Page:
2011 Rushing Offense by Number of Backs
Offense DVOA 1 RB DVOA 2+RB DVOA Difference 1 RB Pct. 2+RB Pct.
NO 38.0% 3.4% 34.6% 38% 62%
CAR 25.4% 7.3% 18.1% 51% 49%
NE 14.0% -31.6% 45.6% 91% 9%
PHI 12.0% 7.0% 5.0% 81% 19%
PIT 9.6% -9.0% 18.6% 65% 35%
JAC 7.5% -11.7% 19.2% 36% 64%
DEN 5.7% -15.8% 21.5% 57% 43%
NYG 0.6% -8.2% 8.8% 42% 58%
SEA -0.4% -2.8% 2.5% 58% 42%
BUF -2.2% 21.3% -23.5% 79% 21%
HOU -2.8% 5.6% -8.4% 47% 53%
Offense DVOA 1 RB DVOA 2+RB DVOA Difference 1 RB Pct. 2+RB Pct.
CHI -3.1% -19.7% 16.6% 53% 47%
IND -3.2% -27.7% 24.6% 75% 25%
BAL -3.2% 2.4% -5.6% 20% 80%
DET -4.7% -41.9% 37.2% 94% 6%
ATL -5.1% -17.1% 11.9% 46% 54%
STL -5.7% -20.3% 14.6% 73% 27%
CIN -7.8% -17.3% 9.5% 48% 52%
NYJ -8.3% -9.7% 1.5% 48% 52%
KC -8.3% -24.7% 16.3% 52% 48%
GB -8.4% 1.2% -9.6% 40% 60%
MIN -8.8% 7.8% -16.6% 47% 53%
Offense DVOA 1 RB DVOA 2+RB DVOA Difference 1 RB Pct. 2+RB Pct.
SD -8.8% 4.7% -13.6% 47% 53%
TB -9.1% -10.3% 1.3% 55% 45%
ARI -9.5% -3.9% -5.5% 50% 50%
OAK -11.2% 7.5% -18.7% 39% 61%
MIA -13.2% -17.1% 3.9% 60% 40%
CLE -13.2% -19.7% 6.5% 56% 44%
WAS -13.9% -1.4% -12.6% 50% 50%
SF -16.2% -10.0% -6.2% 31% 69%
DAL -16.7% -8.8% -7.9% 30% 70%
TEN -17.5% -22.3% 4.7% 41% 59%
NFL -1.8% -7.1% 6.1% 53% 47%


31 comments, Last at 09 Jul 2012, 10:47pm

#1 by Aaron Brooks G… // Jun 25, 2012 - 11:50am

"After two years of mixing in the two-back set at a 25 percent rate, a combination of a breakout Matthew Stafford season and a dearth of talent at running back sent the Lions spiraling down to using multiple running backs in just six percent of snaps."

More like a dearth of health. Kevin Smith (a street FA) played with a high-ankle sprain, which made him their healthiest experienced RB. Best was out for the season with a concussion, and Jerome Harrison had a brain tumor. By the playoffs, the Lions RBs consisted of two switch FB/RBs -- one playing injured (Morris) and the other a practice squad reject -- and one undrafted rookie. Williams was their #5 RB. No team has quality depth that far down -- ask the 2010 Saints. The Lions didn't run because they literally had no competent warm bodies remaining to carry the ball after Thanksgiving.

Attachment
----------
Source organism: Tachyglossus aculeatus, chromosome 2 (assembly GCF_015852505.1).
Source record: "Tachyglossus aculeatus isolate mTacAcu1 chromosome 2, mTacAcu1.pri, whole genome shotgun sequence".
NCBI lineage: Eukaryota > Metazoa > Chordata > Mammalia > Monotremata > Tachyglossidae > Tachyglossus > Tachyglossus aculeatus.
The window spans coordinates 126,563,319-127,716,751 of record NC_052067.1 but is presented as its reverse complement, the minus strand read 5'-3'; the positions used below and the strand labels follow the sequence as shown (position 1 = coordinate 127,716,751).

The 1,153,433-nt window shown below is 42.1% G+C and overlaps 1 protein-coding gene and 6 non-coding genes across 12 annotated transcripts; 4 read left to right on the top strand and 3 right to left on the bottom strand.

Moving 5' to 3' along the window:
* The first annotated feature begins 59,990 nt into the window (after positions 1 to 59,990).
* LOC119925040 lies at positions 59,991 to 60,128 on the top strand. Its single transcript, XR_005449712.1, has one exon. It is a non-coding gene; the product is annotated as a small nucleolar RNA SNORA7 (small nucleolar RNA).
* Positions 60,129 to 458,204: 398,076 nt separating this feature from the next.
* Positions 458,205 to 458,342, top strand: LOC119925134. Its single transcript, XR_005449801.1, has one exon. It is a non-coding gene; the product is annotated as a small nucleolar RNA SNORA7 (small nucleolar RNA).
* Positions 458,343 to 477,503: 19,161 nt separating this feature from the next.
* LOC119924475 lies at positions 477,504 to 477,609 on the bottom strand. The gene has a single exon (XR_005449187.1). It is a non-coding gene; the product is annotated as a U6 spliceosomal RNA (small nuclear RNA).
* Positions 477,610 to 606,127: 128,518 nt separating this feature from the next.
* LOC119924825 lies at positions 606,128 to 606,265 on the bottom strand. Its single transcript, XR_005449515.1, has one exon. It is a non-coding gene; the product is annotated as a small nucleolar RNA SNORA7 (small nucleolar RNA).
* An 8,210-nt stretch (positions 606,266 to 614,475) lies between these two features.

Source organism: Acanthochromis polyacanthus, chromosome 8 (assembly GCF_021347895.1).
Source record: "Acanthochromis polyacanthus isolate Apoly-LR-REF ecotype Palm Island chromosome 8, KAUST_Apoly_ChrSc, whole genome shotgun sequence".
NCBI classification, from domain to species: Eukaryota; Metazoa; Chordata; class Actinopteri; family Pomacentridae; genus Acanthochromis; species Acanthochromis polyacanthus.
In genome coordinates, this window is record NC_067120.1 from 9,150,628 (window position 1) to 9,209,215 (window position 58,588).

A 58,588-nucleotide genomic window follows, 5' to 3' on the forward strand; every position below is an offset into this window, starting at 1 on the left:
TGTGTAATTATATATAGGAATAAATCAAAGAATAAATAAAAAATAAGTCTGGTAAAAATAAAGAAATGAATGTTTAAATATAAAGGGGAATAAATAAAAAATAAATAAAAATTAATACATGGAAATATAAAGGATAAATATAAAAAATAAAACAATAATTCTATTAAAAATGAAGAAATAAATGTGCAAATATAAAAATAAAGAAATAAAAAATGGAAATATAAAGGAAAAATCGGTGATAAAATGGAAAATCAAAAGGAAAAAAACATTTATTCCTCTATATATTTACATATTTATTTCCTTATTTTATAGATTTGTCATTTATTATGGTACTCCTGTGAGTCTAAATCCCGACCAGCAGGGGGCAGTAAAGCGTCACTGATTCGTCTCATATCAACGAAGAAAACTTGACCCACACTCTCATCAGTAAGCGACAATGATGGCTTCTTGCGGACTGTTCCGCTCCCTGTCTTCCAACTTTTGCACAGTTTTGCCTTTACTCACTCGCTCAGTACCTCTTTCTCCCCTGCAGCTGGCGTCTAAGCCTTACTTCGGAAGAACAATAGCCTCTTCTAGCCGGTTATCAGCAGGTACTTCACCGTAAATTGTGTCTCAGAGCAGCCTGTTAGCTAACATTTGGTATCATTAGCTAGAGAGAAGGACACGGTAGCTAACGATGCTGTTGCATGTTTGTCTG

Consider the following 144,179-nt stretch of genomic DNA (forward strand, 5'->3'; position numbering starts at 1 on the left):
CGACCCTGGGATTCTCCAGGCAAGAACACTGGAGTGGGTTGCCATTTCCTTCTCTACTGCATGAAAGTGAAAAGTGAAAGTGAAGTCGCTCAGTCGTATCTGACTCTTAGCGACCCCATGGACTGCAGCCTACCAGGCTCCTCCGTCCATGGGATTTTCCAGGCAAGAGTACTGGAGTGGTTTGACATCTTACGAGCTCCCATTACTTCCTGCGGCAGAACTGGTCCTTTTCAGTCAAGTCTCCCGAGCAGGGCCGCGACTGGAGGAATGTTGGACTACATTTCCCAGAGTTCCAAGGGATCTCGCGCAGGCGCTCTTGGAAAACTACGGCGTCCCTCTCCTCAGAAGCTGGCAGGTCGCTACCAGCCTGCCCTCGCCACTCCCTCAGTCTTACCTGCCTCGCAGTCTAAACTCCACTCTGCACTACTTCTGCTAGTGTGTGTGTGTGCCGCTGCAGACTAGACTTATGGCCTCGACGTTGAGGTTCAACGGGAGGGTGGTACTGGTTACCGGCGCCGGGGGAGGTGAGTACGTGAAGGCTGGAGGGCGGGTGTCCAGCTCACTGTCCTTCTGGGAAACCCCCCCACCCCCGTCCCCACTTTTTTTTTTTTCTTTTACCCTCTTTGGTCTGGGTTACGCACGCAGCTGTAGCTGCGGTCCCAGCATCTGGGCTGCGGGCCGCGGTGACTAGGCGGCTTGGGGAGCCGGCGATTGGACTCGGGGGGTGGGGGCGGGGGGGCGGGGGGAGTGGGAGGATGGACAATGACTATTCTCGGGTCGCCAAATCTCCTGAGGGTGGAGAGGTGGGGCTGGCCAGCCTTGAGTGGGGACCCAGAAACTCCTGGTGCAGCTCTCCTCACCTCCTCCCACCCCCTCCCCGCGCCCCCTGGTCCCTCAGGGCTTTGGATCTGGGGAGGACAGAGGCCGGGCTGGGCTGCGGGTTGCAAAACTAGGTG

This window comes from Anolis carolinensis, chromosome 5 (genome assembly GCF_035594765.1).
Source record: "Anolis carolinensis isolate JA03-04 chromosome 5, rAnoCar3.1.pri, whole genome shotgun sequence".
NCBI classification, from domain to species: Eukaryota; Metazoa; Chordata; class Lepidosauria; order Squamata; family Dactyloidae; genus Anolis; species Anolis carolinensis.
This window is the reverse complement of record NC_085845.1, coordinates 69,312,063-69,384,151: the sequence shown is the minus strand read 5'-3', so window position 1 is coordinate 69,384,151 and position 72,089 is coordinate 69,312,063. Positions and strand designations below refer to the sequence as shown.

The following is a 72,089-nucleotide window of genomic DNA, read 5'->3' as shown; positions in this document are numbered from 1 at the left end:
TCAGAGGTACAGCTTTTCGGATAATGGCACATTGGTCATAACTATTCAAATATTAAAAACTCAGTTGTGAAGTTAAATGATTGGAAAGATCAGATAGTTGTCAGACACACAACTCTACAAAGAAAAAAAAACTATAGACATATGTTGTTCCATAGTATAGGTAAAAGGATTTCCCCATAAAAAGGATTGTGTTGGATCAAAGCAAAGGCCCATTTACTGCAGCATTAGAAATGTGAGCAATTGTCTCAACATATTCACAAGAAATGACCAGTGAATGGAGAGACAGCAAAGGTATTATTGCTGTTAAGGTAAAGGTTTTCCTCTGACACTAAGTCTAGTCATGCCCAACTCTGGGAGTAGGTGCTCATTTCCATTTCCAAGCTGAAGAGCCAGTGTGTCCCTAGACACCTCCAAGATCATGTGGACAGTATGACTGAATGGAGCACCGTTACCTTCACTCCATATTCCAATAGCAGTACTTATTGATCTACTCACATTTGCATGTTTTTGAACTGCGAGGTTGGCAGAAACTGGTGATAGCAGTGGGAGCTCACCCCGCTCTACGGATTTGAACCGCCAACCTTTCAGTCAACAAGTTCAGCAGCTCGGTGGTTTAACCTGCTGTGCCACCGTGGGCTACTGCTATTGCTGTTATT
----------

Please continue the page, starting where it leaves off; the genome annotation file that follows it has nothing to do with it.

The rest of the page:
The Lions never ran a two-back set because they never had two healthy RBs at the same time!

Points: 0

#4 by Pottsville Mar… // Jun 25, 2012 - 12:09pm

They also never had anything like a fullback on the roster at any point, and most teams don't run out of formations that use two non-blocking RBs. I'm not sure how FO classifies RBs for their charting, but when a player was lined up in the FB position, it was usually a TE (Heller or Pettigrew) or Suh.

Points: 0

#10 by LionInAZ // Jun 25, 2012 - 9:58pm

I agree with Aaron. Who uses FBs any more, anyway?

The Lions did have a FB (James Felton) through 2010, but he wasn't any good, so they let him go.
Lot of good he did for the Colts, where he signed as a FA.

Points: 0

#18 by Emmett Smith (not verified) // Jun 26, 2012 - 11:00am

Add the Broncos to the short list of teams that use fullbacks - they picked up Ron Gronkowski for the job, despite having 4 good TEs on the roster.

Points: 0

#24 by Mr Shush // Jun 27, 2012 - 9:18am

All three won a playoff game, in fact, despite none of them having an above average quarterback (once Schaub went down). If you have Brees, Brady, Rodgers or a Manning under centre, an old-fashioned lead blocker in the backfield may indeed not be much of an asset. If you don't, I think it can still have real value.

Points: 0

#25 by milo // Jun 27, 2012 - 11:17am

Of course, if you are Brees, you have Jed Collins in the backfield for 498 snaps, second most among fullbacks in the league.

Points: 0

#26 by LionInAZ // Jun 27, 2012 - 10:48pm

DEN, PIT, and NO were notably worse with 2 RBs than with one. SF, HOU, and BAL were marginally better. ATL was worse with 2 RBs. GB was better with 2 RBs, but their running game was pretty poor overall, almost as bad as DET's, who didn't carry a FB at all. They all got into the playoffs, but I'm not convinced it was because they carried a FB on the roster for run-blocking.